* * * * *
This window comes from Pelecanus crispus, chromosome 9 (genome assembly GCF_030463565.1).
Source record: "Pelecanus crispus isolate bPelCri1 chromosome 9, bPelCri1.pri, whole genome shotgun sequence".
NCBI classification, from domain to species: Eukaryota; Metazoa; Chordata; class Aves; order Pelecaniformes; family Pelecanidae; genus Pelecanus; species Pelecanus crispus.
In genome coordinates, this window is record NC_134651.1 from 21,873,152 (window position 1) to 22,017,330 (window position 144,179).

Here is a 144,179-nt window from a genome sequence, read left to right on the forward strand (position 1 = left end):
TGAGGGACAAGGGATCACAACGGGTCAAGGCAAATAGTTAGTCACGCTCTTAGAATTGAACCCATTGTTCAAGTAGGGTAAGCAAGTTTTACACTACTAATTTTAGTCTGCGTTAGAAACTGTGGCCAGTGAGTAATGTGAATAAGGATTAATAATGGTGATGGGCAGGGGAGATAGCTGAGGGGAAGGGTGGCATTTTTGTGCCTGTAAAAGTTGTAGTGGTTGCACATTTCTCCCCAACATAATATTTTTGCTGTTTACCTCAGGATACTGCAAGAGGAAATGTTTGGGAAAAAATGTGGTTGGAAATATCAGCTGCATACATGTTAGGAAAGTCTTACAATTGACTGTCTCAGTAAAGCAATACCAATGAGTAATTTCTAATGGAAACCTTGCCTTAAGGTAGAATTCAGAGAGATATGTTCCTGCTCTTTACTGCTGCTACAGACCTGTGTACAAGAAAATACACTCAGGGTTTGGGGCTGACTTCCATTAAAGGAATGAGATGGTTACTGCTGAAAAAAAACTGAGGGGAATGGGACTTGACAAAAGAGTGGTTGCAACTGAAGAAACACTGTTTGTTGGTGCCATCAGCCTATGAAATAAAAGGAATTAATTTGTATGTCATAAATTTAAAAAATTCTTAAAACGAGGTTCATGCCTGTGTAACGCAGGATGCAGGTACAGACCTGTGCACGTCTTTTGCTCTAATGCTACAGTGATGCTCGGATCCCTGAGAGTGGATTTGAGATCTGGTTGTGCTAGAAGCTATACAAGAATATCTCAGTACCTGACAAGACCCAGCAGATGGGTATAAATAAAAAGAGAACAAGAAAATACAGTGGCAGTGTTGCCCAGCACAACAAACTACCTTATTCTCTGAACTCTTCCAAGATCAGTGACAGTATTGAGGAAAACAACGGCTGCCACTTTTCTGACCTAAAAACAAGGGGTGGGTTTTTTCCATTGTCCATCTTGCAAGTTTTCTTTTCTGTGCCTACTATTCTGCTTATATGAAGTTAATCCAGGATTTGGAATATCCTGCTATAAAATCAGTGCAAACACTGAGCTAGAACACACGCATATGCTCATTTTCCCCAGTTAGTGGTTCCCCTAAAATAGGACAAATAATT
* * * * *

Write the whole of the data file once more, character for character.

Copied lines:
This window comes from Pelecanus crispus, chromosome 9 (genome assembly GCF_030463565.1).
Source record: "Pelecanus crispus isolate bPelCri1 chromosome 9, bPelCri1.pri, whole genome shotgun sequence".
NCBI classification, from domain to species: Eukaryota; Metazoa; Chordata; class Aves; order Pelecaniformes; family Pelecanidae; genus Pelecanus; species Pelecanus crispus.
In genome coordinates, this window is record NC_134651.1 from 21,873,152 (window position 1) to 22,017,330 (window position 144,179).

Here is a 144,179-nt window from a genome sequence, read left to right on the forward strand (position 1 = left end):
TGAGGGACAAGGGATCACAACGGGTCAAGGCAAATAGTTAGTCACGCTCTTAGAATTGAACCCATTGTTCAAGTAGGGTAAGCAAGTTTTACACTACTAATTTTAGTCTGCGTTAGAAACTGTGGCCAGTGAGTAATGTGAATAAGGATTAATAATGGTGATGGGCAGGGGAGATAGCTGAGGGGAAGGGTGGCATTTTTGTGCCTGTAAAAGTTGTAGTGGTTGCACATTTCTCCCCAACATAATATTTTTGCTGTTTACCTCAGGATACTGCAAGAGGAAATGTTTGGGAAAAAATGTGGTTGGAAATATCAGCTGCATACATGTTAGGAAAGTCTTACAATTGACTGTCTCAGTAAAGCAATACCAATGAGTAATTTCTAATGGAAACCTTGCCTTAAGGTAGAATTCAGAGAGATATGTTCCTGCTCTTTACTGCTGCTACAGACCTGTGTACAAGAAAATACACTCAGGGTTTGGGGCTGACTTCCATTAAAGGAATGAGATGGTTACTGCTGAAAAAAAACTGAGGGGAATGGGACTTGACAAAAGAGTGGTTGCAACTGAAGAAACACTGTTTGTTGGTGCCATCAGCCTATGAAATAAAAGGAATTAATTTGTATGTCATAAATTTAAAAAATTCTTAAAACGAGGTTCATGCCTGTGTAACGCAGGATGCAGGTACAGACCTGTGCACGTCTTTTGCTCTAATGCTACAGTGATGCTCGGATCCCTGAGAGTGGATTTGAGATCTGGTTGTGCTAGAAGCTATACAAGAATATCTCAGTACCTGACAAGACCCAGCAGATGGGTATAAATAAAAAGAGAACAAGAAAATACAGTGGCAGTGTTGCCCAGCACAACAAACTACCTTATTCTCTGAACTCTTCCAAGATCAGTGACAGTATTGAGGAAAACAACGGCTGCCACTTTTCTGACCTAAAAACAAGGGGTGGGTTTTTTCCATTGTCCATCTTGCAAGTTTTCTTTTCTGTGCCTACTATTCTGCTTATATGAAGTTAATCCAGGATTTGGAATATCCTGCTATAAAATCAGTGCAAACACTGAGCTAGAACACACGCATATGCTCATTTTCCCCAGTTAGTGGTTCCCCTAAAATAGGACAAATAATT